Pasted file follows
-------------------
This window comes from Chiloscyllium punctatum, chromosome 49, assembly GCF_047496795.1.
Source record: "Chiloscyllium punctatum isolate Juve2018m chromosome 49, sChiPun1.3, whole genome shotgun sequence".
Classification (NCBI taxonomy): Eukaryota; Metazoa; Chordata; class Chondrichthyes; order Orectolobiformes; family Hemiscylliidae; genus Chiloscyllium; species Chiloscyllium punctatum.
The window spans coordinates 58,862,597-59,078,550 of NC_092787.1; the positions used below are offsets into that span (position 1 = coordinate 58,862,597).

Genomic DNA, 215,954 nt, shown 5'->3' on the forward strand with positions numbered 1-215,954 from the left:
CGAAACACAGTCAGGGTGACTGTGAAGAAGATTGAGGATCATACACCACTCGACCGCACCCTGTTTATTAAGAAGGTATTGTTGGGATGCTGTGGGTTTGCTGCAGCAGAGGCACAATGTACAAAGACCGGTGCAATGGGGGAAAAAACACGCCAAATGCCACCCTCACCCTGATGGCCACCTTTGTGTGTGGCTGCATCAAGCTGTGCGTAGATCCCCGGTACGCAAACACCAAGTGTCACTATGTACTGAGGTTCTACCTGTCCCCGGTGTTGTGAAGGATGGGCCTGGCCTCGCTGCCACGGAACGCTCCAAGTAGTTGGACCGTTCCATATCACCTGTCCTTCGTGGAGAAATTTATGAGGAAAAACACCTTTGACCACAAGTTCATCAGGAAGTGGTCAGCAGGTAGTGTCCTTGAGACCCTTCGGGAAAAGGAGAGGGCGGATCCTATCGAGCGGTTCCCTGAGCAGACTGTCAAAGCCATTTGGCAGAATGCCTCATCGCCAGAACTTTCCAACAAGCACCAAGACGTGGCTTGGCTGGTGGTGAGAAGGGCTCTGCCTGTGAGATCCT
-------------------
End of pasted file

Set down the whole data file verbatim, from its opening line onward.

This window comes from Chiloscyllium punctatum, chromosome 49, assembly GCF_047496795.1.
Source record: "Chiloscyllium punctatum isolate Juve2018m chromosome 49, sChiPun1.3, whole genome shotgun sequence".
Classification (NCBI taxonomy): Eukaryota; Metazoa; Chordata; class Chondrichthyes; order Orectolobiformes; family Hemiscylliidae; genus Chiloscyllium; species Chiloscyllium punctatum.
The window spans coordinates 58,862,597-59,078,550 of NC_092787.1; the positions used below are offsets into that span (position 1 = coordinate 58,862,597).

Genomic DNA, 215,954 nt, shown 5'->3' on the forward strand with positions numbered 1-215,954 from the left:
CGAAACACAGTCAGGGTGACTGTGAAGAAGATTGAGGATCATACACCACTCGACCGCACCCTGTTTATTAAGAAGGTATTGTTGGGATGCTGTGGGTTTGCTGCAGCAGAGGCACAATGTACAAAGACCGGTGCAATGGGGGAAAAAACACGCCAAATGCCACCCTCACCCTGATGGCCACCTTTGTGTGTGGCTGCATCAAGCTGTGCGTAGATCCCCGGTACGCAAACACCAAGTGTCACTATGTACTGAGGTTCTACCTGTCCCCGGTGTTGTGAAGGATGGGCCTGGCCTCGCTGCCACGGAACGCTCCAAGTAGTTGGACCGTTCCATATCACCTGTCCTTCGTGGAGAAATTTATGAGGAAAAACACCTTTGACCACAAGTTCATCAGGAAGTGGTCAGCAGGTAGTGTCCTTGAGACCCTTCGGGAAAAGGAGAGGGCGGATCCTATCGAGCGGTTCCCTGAGCAGACTGTCAAAGCCATTTGGCAGAATGCCTCATCGCCAGAACTTTCCAACAAGCACCAAGACGTGGCTTGGCTGGTGGTGAGAAGGGCTCTGCCTGTGAGATCCT